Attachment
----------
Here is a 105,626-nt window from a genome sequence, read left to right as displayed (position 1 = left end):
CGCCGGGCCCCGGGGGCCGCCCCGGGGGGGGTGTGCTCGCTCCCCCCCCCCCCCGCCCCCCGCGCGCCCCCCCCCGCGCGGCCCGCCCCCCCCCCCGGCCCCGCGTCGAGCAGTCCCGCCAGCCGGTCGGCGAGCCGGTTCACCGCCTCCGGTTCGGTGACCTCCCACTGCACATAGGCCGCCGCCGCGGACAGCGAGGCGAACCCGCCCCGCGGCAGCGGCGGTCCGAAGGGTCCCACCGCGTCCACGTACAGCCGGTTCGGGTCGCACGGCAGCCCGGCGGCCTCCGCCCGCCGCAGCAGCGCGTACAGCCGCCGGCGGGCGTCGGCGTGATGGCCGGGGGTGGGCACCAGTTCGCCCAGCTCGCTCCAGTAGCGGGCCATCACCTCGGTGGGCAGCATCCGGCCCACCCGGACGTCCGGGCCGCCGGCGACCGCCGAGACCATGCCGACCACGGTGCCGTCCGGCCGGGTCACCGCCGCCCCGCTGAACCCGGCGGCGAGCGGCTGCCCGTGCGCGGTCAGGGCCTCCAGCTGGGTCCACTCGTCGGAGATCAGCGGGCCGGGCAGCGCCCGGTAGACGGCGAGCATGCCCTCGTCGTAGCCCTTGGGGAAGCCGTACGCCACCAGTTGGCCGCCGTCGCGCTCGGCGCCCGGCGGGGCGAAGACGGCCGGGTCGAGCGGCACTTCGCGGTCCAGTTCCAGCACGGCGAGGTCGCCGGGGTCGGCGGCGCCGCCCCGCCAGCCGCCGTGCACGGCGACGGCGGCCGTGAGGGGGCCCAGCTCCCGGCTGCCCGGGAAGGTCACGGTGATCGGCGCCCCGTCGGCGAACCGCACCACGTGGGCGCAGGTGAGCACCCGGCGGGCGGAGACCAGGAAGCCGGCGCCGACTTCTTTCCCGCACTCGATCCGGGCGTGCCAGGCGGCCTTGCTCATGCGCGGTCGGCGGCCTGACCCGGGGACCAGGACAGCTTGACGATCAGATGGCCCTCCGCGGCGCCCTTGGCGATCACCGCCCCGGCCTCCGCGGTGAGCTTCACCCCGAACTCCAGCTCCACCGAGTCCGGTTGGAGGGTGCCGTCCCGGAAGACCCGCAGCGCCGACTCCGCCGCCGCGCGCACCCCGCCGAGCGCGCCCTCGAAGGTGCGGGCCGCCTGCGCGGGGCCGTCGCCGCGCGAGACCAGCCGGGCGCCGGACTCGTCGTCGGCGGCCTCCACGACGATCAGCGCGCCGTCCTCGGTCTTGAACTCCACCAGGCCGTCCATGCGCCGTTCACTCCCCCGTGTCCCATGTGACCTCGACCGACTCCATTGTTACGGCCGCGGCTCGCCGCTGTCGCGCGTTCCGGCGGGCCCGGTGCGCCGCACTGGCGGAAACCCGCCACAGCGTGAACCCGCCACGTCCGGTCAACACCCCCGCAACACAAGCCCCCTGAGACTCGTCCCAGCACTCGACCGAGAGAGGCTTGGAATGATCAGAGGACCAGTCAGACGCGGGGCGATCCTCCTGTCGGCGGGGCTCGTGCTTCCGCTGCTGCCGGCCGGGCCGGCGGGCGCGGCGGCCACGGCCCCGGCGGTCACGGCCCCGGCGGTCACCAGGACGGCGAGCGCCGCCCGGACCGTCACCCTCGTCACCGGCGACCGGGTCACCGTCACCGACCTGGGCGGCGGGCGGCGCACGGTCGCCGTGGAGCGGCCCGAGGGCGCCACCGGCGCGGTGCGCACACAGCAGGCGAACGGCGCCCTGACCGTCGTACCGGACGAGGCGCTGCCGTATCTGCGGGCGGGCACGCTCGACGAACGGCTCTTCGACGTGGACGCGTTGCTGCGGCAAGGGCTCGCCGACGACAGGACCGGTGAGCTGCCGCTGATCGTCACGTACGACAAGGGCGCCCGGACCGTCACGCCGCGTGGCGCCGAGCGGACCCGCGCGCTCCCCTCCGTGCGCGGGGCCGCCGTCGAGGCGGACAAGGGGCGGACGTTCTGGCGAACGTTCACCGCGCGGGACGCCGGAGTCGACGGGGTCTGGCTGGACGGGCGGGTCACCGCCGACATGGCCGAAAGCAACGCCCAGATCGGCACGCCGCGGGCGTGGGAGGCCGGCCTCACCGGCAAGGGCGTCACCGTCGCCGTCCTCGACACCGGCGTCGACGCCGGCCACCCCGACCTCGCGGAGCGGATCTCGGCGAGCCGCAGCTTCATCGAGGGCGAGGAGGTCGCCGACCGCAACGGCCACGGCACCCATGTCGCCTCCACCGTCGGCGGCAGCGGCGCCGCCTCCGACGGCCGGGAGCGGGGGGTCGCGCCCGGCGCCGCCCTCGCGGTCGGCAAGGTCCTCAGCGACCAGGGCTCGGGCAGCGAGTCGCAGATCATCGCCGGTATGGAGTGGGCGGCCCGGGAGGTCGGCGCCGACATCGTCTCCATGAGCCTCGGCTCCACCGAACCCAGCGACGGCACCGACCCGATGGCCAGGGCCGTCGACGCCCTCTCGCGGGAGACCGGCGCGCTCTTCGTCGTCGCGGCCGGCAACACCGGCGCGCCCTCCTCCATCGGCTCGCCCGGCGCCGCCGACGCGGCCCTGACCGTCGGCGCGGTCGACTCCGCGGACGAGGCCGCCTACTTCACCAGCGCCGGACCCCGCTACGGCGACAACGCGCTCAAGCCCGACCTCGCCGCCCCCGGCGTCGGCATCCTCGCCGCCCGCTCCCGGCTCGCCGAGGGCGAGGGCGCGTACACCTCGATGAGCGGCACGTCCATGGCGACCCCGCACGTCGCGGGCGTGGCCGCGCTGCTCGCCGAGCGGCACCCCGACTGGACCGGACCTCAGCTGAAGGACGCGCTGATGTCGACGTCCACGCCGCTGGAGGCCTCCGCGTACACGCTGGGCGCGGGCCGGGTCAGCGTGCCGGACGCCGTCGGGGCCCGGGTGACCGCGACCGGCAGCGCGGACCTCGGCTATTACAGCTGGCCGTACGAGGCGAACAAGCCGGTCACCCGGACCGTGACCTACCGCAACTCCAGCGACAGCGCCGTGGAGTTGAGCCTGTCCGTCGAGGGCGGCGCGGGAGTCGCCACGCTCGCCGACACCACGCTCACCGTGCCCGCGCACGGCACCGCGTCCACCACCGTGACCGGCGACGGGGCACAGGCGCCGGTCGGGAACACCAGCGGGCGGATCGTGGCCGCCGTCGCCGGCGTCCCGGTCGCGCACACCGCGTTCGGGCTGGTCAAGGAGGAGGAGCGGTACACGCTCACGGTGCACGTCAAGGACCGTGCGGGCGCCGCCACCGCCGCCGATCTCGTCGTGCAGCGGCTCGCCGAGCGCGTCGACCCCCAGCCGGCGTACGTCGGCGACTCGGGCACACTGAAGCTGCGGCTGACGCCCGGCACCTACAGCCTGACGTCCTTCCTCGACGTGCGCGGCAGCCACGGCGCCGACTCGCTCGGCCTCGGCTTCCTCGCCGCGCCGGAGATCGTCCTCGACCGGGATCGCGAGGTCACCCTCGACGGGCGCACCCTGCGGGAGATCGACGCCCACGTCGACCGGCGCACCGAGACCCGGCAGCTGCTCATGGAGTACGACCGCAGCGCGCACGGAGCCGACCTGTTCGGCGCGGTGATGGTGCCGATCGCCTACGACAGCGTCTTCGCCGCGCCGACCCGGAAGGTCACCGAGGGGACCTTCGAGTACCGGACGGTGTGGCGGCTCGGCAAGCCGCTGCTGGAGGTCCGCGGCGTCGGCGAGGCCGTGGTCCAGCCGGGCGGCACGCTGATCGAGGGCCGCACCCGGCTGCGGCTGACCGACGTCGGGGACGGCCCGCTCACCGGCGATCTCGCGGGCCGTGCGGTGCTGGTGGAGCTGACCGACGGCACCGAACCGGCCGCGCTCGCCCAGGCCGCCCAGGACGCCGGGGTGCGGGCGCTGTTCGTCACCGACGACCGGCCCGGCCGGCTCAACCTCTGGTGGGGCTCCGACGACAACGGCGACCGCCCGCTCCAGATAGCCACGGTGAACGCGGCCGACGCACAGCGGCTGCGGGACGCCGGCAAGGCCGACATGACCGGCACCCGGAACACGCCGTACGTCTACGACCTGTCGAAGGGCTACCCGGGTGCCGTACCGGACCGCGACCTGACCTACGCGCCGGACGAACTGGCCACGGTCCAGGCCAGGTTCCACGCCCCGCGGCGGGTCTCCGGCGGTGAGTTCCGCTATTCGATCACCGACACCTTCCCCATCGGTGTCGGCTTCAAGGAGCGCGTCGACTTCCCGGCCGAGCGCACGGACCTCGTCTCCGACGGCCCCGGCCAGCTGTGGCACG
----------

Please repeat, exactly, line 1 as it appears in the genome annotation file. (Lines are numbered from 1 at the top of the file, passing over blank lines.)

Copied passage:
Here is a 105,626-nt window from a genome sequence, read left to right as displayed (position 1 = left end):